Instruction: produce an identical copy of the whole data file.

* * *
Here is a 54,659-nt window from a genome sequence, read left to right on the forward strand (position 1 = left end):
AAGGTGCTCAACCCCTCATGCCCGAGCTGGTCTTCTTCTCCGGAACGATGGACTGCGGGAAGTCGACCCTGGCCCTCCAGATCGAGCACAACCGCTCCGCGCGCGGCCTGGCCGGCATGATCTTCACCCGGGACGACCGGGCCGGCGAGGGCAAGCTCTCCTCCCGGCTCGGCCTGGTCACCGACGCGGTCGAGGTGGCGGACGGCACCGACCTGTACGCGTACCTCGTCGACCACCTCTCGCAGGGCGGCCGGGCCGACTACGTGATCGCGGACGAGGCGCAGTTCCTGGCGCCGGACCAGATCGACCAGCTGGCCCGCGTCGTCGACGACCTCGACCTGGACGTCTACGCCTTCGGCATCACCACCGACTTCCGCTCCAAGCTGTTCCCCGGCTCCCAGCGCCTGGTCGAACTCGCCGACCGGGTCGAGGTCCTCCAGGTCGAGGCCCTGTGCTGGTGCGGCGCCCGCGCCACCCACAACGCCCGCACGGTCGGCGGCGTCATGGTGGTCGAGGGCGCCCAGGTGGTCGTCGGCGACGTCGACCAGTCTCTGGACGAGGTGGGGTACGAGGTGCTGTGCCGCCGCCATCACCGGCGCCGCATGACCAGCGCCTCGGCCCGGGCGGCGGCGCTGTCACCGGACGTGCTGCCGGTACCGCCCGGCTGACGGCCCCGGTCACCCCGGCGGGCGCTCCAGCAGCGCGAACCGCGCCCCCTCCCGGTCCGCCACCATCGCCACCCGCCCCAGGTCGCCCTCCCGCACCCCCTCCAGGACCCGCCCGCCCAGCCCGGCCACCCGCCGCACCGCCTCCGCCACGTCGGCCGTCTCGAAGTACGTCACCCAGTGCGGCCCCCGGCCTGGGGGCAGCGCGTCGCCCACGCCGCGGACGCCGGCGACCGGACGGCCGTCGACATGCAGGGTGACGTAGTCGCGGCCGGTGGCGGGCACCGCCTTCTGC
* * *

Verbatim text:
Here is a 54,659-nt window from a genome sequence, read left to right on the forward strand (position 1 = left end):
AAGGTGCTCAACCCCTCATGCCCGAGCTGGTCTTCTTCTCCGGAACGATGGACTGCGGGAAGTCGACCCTGGCCCTCCAGATCGAGCACAACCGCTCCGCGCGCGGCCTGGCCGGCATGATCTTCACCCGGGACGACCGGGCCGGCGAGGGCAAGCTCTCCTCCCGGCTCGGCCTGGTCACCGACGCGGTCGAGGTGGCGGACGGCACCGACCTGTACGCGTACCTCGTCGACCACCTCTCGCAGGGCGGCCGGGCCGACTACGTGATCGCGGACGAGGCGCAGTTCCTGGCGCCGGACCAGATCGACCAGCTGGCCCGCGTCGTCGACGACCTCGACCTGGACGTCTACGCCTTCGGCATCACCACCGACTTCCGCTCCAAGCTGTTCCCCGGCTCCCAGCGCCTGGTCGAACTCGCCGACCGGGTCGAGGTCCTCCAGGTCGAGGCCCTGTGCTGGTGCGGCGCCCGCGCCACCCACAACGCCCGCACGGTCGGCGGCGTCATGGTGGTCGAGGGCGCCCAGGTGGTCGTCGGCGACGTCGACCAGTCTCTGGACGAGGTGGGGTACGAGGTGCTGTGCCGCCGCCATCACCGGCGCCGCATGACCAGCGCCTCGGCCCGGGCGGCGGCGCTGTCACCGGACGTGCTGCCGGTACCGCCCGGCTGACGGCCCCGGTCACCCCGGCGGGCGCTCCAGCAGCGCGAACCGCGCCCCCTCCCGGTCCGCCACCATCGCCACCCGCCCCAGGTCGCCCTCCCGCACCCCCTCCAGGACCCGCCCGCCCAGCCCGGCCACCCGCCGCACCGCCTCCGCCACGTCGGCCGTCTCGAAGTACGTCACCCAGTGCGGCCCCCGGCCTGGGGGCAGCGCGTCGCCCACGCCGCGGACGCCGGCGACCGGACGGCCGTCGACATGCAGGGTGACGTAGTCGCGGCCGGTGGCGGGCACCGCCTTCTGC